Tuesday, September 29, 2009

25.9% of births in Scotland are now cesarean deliveries

Scotland's Daily Record reports today that 15.2% of the 56,821 babies born last year were delivered by emergency surgery, while 10.7% were scheduled for surgery.

Friday, September 25, 2009

Mother's death blamed on failures - £410,000 damages awarded

This story is so distressing to read, and evidently, the hospital have admitted that human error was at fault:

"Joanne Lockham, 45, died at Stoke Mandeville Hospital at Aylesbury in October 2007 during the birth of her first child. She was given a general anaesthetic when the baby's heart rate dropped. The oxygen supply to Mrs Lockham, of Wendover, was not put into her windpipe and she suffered cardiac arrest."

The headline of the updated story today reads: 'Payout over nurse Caesarean death', and is an example of when a caesarean delivery can be publicly associated with high risk.

However, it's important to point out that this was not a planned caesarean, and it was not spinal anaesthesia being used (both of which carry fewer risks than an emergency caesarean with general anaesthetic). This birth was a planned vaginal delivery (PVD) that ended in one of the worst birth outcomes of all.

Tuesday, September 22, 2009

42% of Canadian obstetricians support maternal request cesarean

A report on a nationwide survey of maternity care providers in Canada has found that 42% of obstetricians support cesarean delivery on maternal request, "even in the absence of a medical indication", "despite a push by their own professional body to "normalize" childbirth and reduce Canada's rising C-section rate."

549 obstetricians, 897 family physicians, 545 nurses, 400 midwives and 192 doulas from across Canada were surveyed in 2008-2009, and here are some of the findings reported:

*42% of obstetricians were in favour of a woman's right to choose a C-section without medical indication
*21% agreed with the statement that a C-section is as safe as a vaginal birth for women
*8% would choose C-section over vaginal delivery for themselves or their partners
*25% of obstetricians and family doctors believed sexual problems and urinary incontinence could be prevented by C-sections
*43% of obstetricians disagreed with the statement, "For a woman, having a vaginal birth is a more empowering experience than delivery by cesarean section."

The study is published in the Journal of Obstetrics and Gynaecology Canada.

Friday, September 11, 2009

Do women choose or consent to caesarean delivery?

You may read the full article here - published 11th September 2009.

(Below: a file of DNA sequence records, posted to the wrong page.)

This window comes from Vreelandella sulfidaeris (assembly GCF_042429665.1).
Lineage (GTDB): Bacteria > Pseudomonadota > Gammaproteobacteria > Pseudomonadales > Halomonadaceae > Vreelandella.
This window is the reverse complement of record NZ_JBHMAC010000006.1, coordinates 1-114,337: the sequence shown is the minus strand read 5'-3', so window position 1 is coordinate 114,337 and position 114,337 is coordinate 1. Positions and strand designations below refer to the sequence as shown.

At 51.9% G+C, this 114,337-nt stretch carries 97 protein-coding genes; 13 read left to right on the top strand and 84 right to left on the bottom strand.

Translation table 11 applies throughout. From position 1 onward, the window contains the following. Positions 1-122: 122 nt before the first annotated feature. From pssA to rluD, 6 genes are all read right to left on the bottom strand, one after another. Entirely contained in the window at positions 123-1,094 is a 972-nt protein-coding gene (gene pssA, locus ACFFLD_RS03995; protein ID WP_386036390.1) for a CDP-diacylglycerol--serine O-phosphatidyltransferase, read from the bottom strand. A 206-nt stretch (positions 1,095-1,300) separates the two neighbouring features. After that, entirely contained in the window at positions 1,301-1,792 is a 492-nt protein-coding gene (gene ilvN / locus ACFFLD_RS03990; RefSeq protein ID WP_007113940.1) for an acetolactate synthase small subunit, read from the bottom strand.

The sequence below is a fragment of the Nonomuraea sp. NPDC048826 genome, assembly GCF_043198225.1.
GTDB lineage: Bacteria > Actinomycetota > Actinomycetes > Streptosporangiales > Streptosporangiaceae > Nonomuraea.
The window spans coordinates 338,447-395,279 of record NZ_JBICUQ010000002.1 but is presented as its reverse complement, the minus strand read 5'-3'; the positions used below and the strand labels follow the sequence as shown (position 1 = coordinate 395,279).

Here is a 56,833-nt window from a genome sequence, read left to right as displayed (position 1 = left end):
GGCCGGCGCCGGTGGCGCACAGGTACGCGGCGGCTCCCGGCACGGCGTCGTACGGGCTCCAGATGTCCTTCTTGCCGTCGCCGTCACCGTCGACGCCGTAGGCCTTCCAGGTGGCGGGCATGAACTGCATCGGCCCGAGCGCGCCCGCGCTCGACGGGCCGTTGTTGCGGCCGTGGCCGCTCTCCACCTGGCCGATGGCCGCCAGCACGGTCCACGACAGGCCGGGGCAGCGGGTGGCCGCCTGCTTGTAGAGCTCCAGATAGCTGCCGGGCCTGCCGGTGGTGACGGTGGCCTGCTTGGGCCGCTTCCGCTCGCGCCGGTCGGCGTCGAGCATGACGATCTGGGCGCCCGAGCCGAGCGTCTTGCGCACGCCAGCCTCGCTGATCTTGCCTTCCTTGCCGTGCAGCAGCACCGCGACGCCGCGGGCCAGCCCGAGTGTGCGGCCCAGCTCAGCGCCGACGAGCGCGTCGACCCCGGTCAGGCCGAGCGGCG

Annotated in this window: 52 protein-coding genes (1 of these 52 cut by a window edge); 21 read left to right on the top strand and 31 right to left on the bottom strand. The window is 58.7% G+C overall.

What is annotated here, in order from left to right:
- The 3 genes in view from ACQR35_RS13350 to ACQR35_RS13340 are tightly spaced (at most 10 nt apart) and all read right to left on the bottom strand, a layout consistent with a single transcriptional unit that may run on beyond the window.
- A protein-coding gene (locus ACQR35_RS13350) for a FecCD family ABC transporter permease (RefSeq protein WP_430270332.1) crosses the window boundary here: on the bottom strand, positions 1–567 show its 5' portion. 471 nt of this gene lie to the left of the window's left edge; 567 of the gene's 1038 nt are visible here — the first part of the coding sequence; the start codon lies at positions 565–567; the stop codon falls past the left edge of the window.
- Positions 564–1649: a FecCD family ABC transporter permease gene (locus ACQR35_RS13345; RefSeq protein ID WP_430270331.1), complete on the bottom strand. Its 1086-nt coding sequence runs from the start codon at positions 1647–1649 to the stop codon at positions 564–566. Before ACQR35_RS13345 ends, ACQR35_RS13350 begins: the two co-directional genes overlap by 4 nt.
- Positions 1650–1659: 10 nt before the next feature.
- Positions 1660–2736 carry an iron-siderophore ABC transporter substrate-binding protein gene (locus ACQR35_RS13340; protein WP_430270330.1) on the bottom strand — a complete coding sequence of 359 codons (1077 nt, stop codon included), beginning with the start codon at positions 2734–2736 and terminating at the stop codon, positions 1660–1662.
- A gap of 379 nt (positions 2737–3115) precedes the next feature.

Problems pasting text

I have read online that other people have been having this problem with Blogger (and if anyone has any information on how to fix it, please let me know), but currently, I am unable to copy and paste text into my Blog posts.

This makes commenting on articles and studies extremely difficult as I simply don't have time to write the text out manually. Therefore, for the time being, I am just going to post links to news articles and medical studies that I think may be of interest to you in the context of the ongoing debate over caesarean deliveries.

My apologies for this.

Australia: 1 in 4 caesareans by maternal request

You may read the article here - published 11th September 2009 - and the medical study here.

Update on activities

In the time that has passed since my previous post, our family has moved back to the UK from the U.S., which, with a newborn baby and a toddler, has left me too busy even to Twitter!

I have managed to make some progress in my caesarean (it's a different spelling here in England!) work however. For example, as editor of my website, I've been accepted as a Stakeholder for the upcoming review of the 2004 NICE Clinical Guideline on Caesarean Delivery.

I've also contacted the All Party Parliamentary Group on Maternity to request membership to the Maternity Care Working Party, as I feel that women who choose caesarean delivery need a voice in an environment where discussions on maternity care are taking place, and more importantly, where decisions are being made.

So watch this space and I'll let you know how I get on with both of these.

The website
I've also updated my website homepage (although there is still more to do!), and have been keeping busy with email correspondence from ec members with questions, comments and concerns.